Meredith skillfully establishes the historical similarities between almost all African countries. His explanations show only too well how poor leadership and economic management has led to the continent becoming the most desperately poor and underdeveloped region on earth.
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76 of 78 people found the following review helpful By A. O. P. Akemu on 25 Mar. 2007
Format: Paperback
Martin Meredith has written en excellent and thoughtful account of Africa's post-independence years. The book is not only well-researched but shows a familiarity with the Continent that is rare among Western commentators on Africa.

It is a stark, panoramic and forensic examination of the Continent. No country is left out. Mr Meredith captures the sense of optimism felt by many Africans at independence by painting real-life portraits of independence leaders like Kenneth Kaunda of Zambia, Kwame Nkumah of Ghana and Senghor of Senegal. He brings Africa's Big Men into sharp relief. We see Nkrumah's charisma, Nyerere's singled-mindedness, Idi-Amin's savagery, Senghor's diplomacy, Lumuma's intransigience, Awolowo's tribalism and Bokassa's megalomania.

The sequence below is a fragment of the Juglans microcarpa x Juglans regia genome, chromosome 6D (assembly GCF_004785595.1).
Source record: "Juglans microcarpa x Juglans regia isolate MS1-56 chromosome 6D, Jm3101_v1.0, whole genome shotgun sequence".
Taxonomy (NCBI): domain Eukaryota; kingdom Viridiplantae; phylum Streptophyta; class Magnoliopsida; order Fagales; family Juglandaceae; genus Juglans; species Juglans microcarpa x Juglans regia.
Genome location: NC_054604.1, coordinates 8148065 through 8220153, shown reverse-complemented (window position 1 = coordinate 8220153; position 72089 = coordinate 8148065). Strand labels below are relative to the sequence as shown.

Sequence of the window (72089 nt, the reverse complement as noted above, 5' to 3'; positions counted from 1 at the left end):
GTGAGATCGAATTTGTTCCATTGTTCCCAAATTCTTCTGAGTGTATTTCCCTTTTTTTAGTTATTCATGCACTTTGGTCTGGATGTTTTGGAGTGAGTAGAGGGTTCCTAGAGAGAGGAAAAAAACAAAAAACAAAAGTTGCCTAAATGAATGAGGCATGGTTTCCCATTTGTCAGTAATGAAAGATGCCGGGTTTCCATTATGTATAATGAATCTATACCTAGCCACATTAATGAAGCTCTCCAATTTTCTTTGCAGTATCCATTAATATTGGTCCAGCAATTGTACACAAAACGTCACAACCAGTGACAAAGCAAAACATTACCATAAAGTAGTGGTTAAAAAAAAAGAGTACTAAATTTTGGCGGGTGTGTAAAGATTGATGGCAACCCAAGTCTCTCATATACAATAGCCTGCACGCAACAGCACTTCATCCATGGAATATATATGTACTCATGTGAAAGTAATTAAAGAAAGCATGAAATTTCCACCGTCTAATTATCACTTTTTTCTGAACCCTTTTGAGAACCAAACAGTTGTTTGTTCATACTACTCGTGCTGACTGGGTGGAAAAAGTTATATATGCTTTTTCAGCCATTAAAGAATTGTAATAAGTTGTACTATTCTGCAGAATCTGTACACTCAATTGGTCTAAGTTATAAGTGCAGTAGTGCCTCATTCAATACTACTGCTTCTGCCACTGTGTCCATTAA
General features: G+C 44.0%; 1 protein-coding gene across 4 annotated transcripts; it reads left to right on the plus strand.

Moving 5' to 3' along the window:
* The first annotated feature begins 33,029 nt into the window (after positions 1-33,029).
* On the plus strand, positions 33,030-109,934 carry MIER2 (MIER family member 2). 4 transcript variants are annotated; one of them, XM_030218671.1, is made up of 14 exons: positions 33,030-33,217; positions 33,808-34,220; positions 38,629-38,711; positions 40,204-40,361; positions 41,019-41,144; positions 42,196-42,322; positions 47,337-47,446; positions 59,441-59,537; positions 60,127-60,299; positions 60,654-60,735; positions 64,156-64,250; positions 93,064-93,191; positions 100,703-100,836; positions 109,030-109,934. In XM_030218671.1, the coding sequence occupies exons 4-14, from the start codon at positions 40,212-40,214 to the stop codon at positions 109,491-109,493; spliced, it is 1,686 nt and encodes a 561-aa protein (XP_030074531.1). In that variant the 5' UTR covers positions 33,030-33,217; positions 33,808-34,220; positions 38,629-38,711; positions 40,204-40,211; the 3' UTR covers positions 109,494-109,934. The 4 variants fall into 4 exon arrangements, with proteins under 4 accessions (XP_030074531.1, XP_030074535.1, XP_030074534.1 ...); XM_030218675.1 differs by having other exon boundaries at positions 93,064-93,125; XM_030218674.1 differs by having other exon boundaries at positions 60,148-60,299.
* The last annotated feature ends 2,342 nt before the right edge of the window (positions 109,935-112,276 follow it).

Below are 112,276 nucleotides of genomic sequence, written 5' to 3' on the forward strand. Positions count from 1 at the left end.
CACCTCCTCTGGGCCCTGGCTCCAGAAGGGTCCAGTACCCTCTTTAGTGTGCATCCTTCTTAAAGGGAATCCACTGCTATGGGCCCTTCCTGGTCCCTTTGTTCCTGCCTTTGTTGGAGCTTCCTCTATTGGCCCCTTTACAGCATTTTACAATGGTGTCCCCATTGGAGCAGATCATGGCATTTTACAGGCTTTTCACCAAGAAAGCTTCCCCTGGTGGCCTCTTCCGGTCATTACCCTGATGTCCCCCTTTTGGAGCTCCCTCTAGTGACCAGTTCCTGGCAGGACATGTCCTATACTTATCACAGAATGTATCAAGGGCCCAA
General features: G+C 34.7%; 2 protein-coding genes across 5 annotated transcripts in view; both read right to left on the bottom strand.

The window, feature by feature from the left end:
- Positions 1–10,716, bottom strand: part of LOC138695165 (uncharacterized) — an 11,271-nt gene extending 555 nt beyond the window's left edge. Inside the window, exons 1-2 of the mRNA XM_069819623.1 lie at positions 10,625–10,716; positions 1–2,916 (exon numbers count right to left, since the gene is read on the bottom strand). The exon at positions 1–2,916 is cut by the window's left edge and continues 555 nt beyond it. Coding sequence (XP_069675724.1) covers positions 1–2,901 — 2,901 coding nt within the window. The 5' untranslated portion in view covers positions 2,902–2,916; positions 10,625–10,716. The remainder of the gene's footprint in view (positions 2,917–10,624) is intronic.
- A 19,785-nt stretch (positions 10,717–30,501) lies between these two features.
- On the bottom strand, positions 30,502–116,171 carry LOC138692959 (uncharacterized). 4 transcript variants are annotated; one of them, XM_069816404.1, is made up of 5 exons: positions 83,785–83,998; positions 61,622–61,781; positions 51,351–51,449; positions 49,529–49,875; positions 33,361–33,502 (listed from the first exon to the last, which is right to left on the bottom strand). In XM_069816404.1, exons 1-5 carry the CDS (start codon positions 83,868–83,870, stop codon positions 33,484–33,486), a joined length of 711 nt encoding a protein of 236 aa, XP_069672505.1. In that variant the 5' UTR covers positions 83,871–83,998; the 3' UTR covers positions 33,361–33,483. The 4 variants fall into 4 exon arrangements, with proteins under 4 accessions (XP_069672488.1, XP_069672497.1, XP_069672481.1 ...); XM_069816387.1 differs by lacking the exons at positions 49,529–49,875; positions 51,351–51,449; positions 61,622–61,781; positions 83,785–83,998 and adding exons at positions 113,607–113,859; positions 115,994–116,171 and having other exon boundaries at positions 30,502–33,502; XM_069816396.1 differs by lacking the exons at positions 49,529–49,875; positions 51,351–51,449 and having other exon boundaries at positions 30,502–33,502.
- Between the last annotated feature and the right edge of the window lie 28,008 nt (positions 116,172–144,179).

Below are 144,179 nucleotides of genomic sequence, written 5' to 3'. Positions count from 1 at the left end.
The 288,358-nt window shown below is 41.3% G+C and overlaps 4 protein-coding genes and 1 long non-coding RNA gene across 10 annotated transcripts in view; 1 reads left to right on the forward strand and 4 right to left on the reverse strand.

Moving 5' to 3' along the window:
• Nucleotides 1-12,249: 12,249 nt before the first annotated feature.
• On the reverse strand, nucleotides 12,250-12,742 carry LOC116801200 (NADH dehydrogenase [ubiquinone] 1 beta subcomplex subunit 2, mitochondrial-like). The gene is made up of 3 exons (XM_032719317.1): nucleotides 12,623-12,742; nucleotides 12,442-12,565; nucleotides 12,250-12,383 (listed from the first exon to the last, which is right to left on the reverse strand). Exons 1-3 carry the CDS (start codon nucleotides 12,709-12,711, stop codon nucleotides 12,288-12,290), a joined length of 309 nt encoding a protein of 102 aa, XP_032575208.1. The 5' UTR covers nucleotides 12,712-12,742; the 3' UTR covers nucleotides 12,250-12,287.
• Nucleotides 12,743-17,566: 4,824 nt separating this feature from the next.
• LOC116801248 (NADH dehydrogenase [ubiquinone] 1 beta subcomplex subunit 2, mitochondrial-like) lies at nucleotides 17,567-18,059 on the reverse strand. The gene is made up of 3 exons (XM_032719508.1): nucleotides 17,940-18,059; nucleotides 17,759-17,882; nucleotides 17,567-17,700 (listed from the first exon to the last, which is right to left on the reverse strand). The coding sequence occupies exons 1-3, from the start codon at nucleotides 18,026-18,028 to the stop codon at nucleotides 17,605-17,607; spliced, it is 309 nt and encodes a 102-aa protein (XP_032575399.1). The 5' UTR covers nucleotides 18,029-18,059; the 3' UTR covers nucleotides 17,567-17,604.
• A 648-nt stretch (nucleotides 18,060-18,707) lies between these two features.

The book chronicles post-colonial Africa as a Cold War playground between the West and The Soviet Union. In Angola, Zaire and Mozambique, Western support for unsavoury leaders was seen as necessary to stop the spread of Communism. This had devastating consequences for the Continent.

On page after page the author documents Africa's woes, backed up with World Bank data: economic decline, gross governmental incompetence, patronage, destruction of civil society, neglect for the rule of law. And all for what?, he asks. So that the elite can buy luxury homes in the South of France and the send their children to Western universities. How true.